Sunday Song Lyric:
I was surprised and impressed by the debut album of Fort Minor (aka Linkin Park's Mike Shinoda), The Rising Tied. The album has the obligatoy unrepresentative single ("Where'd You Go"), highlight-reel track ("Remember the Name"), and rejoinders to critics ("Get Me Gone", "High Road"). Shawn Carter served as executive producer, and there are guest spots from Styles of Beyond, Black Thought, and Jon Legend, among others. Shinoda is anything but the best rapper, as the Linkin Park/Jay-Z collaboration Collision Course amply demonstrated, but he is a skilled emcee, producer, and songwriter, and the The Rising Tied includes social commentary and spots of lyrical depth that were quite unexpected given Shinoda's work with Linkin Park.

From "Right Now":

Somebody right now is dropping his vote
Inside a box and trying not to get shot in his throat
For the act of freedom
Right now, somebody's stuck in Iraq
Hoping that he gets shipped back breathing
In a war but he's not really sure the reasons
So we show our support when the press mislead him
Though we mourn, remain proud, Salute the troops
Get some, I know you boys got some work to do

Meanwhile, right now someone's 25-to-life-ing
Standing on a corner with their thumb up hitchhiking
Scratching off a lotto ticket hoping for a real winner
sneaking through the border just to work and eat a real dinner
Right now someone wishes they were you and I
Instead of second-guessing fatal thoughts of quiet suicide
But right now I'm staring out the window at a fiend
With holes in his arm and holes in his jeans
He pulled out a cigarette and sparked a light
And walked right around the corner just out of my sight
From "Cigarettes":
Lemme tell you something that I realized tonight
My hip hop radio's like Marlboro Light
They're both selling stories
And they sound abot the same
Cigarettes say the're safe
Rappers claim they really bang
We don't care if it's true when we lay the money down
We don't believe the words
We just love the way they sound
They're acting like we're idiots
They're lying to our face
Maybe we are idiots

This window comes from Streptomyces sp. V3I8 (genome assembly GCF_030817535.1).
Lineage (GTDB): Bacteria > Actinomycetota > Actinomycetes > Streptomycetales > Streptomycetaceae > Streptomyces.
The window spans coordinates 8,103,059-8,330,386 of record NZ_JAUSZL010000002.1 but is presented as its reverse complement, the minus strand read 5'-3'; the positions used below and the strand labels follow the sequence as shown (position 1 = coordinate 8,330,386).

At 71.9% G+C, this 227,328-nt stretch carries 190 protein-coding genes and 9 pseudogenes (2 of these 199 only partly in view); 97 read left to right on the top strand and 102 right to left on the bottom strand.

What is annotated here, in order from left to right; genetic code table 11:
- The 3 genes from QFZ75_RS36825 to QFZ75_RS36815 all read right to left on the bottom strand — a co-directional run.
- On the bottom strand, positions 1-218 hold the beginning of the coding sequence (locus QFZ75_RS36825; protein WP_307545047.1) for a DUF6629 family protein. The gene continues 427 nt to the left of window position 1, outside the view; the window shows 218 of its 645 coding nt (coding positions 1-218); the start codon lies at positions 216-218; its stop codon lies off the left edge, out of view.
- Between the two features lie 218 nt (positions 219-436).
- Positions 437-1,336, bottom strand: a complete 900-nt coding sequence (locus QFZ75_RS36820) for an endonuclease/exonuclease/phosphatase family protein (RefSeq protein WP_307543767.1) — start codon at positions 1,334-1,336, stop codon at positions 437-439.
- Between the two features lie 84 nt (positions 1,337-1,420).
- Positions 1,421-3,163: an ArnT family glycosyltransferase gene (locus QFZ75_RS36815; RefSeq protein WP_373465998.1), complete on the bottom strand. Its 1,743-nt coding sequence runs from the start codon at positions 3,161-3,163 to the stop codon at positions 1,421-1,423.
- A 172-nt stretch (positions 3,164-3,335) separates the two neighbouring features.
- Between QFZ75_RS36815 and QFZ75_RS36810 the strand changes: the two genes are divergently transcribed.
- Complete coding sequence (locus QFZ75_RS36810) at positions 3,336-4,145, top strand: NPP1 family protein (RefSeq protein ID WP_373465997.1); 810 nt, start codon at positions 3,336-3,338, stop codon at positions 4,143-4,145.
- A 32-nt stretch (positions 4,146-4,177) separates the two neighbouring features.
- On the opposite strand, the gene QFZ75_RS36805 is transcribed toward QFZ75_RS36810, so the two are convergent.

We buy it anyway
I'm running out to get the next rapper's CD
Just sucking up the guns, drugs and misogyny
The same way that I suck up all the stories when I breathe
That little bit of death supposedly cancer free
And everything they say's got the truth twisted up
But twisted up's what I want
Man, I can't get enough
'Cause even though we know it's all just a big bluff
We just light another up
What we don't give a f**k
Perhaps the most surprising, and poignant, part fo the album is "Kenji," Shinoda's retelling of the history of Japanese internement, complete with samples from interviews with his father and aunt about their experiences.
they gave Ken a couple of days
To get his whole life packed into two bags
Just two bags
He couldn't even pack his clothes
And some folks didn't even have a suitcase
to pack anything in
so two trash bags is all they gave them
And when the kids asked mom
Where are we going
Nobody even knew what to say to them
Ken didn't want to lie
He said the US is looking for spies
So we have to live in a place called Manzanar
Where a lot of Japanese people are . . .

Now the names have been changed but the story's true
My family was locked up back in '42
My family was there
Where it was dark and damp
And they called it an "internment camp."
Whether or not Shinoda gets all of his particulars correct (I'll defer to Eric Muller on that), the track is a welcome addition to a worthwhile album.